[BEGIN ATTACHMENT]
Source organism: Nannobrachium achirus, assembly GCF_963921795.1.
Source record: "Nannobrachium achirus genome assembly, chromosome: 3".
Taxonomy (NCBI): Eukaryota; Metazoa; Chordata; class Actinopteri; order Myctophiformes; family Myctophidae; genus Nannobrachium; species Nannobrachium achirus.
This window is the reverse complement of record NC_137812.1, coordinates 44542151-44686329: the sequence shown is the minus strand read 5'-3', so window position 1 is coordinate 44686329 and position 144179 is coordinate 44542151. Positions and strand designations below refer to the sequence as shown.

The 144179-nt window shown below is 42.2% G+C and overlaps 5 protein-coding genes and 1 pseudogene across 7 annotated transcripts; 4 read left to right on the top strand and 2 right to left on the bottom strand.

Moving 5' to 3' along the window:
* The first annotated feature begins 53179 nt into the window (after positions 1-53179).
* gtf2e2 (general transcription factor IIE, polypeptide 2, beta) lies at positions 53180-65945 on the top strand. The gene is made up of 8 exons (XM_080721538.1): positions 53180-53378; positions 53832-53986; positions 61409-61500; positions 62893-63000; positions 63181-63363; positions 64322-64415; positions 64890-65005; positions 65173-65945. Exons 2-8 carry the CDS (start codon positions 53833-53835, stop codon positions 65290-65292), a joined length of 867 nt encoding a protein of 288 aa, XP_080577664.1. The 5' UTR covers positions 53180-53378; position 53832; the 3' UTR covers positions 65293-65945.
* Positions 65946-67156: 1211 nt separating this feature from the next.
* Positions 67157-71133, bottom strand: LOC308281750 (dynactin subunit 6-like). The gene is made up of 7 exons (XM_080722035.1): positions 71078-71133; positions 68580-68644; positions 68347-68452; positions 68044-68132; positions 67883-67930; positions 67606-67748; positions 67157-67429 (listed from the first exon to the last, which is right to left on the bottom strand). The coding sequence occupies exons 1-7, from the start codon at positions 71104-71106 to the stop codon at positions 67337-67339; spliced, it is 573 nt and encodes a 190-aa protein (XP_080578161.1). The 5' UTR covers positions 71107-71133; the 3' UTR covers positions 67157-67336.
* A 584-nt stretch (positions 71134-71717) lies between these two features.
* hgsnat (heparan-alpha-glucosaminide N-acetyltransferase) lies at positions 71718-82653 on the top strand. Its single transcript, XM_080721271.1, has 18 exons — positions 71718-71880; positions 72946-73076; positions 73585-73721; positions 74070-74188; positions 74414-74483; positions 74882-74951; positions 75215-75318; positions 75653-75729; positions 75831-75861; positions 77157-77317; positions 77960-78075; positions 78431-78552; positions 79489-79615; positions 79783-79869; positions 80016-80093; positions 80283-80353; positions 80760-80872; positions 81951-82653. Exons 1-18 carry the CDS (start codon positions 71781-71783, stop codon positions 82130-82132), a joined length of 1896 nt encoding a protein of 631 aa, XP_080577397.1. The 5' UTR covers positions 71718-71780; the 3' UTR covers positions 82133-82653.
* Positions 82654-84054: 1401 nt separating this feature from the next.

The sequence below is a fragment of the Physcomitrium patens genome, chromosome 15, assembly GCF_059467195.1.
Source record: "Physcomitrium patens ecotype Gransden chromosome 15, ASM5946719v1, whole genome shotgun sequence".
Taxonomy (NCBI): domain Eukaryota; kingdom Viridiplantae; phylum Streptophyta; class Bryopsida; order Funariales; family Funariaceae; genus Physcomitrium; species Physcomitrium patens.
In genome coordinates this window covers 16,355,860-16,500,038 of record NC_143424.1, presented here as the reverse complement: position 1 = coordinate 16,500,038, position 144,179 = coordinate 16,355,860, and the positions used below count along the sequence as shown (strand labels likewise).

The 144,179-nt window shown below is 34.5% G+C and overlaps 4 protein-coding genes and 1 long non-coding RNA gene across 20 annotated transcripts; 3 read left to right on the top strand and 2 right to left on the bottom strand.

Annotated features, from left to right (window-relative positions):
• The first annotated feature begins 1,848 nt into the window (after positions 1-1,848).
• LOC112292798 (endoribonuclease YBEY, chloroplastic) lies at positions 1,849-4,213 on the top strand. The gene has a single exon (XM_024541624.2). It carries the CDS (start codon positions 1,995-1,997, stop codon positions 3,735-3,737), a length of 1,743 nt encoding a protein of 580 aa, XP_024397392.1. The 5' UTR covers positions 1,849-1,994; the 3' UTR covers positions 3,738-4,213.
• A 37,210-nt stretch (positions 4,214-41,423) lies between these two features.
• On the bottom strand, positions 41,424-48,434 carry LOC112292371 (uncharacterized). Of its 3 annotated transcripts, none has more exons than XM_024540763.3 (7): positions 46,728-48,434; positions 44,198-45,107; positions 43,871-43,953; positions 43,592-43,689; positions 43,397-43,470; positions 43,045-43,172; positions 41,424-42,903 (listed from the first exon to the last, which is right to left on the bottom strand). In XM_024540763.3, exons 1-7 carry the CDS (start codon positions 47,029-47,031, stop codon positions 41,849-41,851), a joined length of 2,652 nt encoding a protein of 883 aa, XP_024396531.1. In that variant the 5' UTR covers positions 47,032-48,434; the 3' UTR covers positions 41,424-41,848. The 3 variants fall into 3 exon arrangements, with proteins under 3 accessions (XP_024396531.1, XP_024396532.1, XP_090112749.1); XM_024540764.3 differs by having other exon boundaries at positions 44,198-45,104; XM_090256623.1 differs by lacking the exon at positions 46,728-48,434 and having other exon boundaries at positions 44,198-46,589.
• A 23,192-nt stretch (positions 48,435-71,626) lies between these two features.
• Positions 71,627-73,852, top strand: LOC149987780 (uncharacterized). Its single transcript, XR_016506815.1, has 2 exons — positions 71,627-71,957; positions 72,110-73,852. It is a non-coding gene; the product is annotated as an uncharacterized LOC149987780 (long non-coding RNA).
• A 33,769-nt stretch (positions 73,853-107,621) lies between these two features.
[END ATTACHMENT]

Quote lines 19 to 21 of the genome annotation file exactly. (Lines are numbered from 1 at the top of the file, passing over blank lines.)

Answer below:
Annotated features, from left to right (window-relative positions):
• The first annotated feature begins 1,848 nt into the window (after positions 1-1,848).
• LOC112292798 (endoribonuclease YBEY, chloroplastic) lies at positions 1,849-4,213 on the top strand. The gene has a single exon (XM_024541624.2). It carries the CDS (start codon positions 1,995-1,997, stop codon positions 3,735-3,737), a length of 1,743 nt encoding a protein of 580 aa, XP_024397392.1. The 5' UTR covers positions 1,849-1,994; the 3' UTR covers positions 3,738-4,213.